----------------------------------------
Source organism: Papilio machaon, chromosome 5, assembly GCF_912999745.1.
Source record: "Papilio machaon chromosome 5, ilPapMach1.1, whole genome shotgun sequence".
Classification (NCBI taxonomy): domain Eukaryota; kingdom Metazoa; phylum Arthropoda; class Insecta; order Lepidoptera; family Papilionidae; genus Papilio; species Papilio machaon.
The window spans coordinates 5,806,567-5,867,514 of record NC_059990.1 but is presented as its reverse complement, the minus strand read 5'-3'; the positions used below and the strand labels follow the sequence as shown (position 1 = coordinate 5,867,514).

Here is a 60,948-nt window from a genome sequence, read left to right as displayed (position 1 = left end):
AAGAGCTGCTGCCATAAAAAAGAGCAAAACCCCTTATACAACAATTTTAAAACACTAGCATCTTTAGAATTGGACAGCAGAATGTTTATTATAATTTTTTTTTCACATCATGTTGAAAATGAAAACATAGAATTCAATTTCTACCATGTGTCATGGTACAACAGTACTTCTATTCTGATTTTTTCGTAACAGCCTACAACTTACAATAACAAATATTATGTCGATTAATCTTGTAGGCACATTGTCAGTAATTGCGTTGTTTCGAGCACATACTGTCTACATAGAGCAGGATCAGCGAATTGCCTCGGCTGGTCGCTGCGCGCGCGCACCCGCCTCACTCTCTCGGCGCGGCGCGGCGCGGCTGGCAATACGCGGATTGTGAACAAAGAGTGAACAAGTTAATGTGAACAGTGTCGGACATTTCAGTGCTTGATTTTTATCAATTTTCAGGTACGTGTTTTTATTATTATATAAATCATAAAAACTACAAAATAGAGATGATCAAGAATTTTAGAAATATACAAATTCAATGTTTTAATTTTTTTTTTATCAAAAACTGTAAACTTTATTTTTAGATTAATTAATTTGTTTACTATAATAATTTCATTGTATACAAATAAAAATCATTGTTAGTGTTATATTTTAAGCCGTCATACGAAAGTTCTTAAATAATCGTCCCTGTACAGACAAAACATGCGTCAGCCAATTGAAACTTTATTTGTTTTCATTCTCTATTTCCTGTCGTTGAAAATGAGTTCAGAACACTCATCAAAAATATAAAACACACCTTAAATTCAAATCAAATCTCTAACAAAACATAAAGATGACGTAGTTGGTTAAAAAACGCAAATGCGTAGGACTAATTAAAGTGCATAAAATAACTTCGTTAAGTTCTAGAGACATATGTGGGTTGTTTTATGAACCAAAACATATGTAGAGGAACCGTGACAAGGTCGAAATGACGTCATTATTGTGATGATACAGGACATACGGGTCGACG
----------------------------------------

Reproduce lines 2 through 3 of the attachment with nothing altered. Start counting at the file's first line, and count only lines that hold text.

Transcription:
Source record: "Papilio machaon chromosome 5, ilPapMach1.1, whole genome shotgun sequence".
Classification (NCBI taxonomy): domain Eukaryota; kingdom Metazoa; phylum Arthropoda; class Insecta; order Lepidoptera; family Papilionidae; genus Papilio; species Papilio machaon.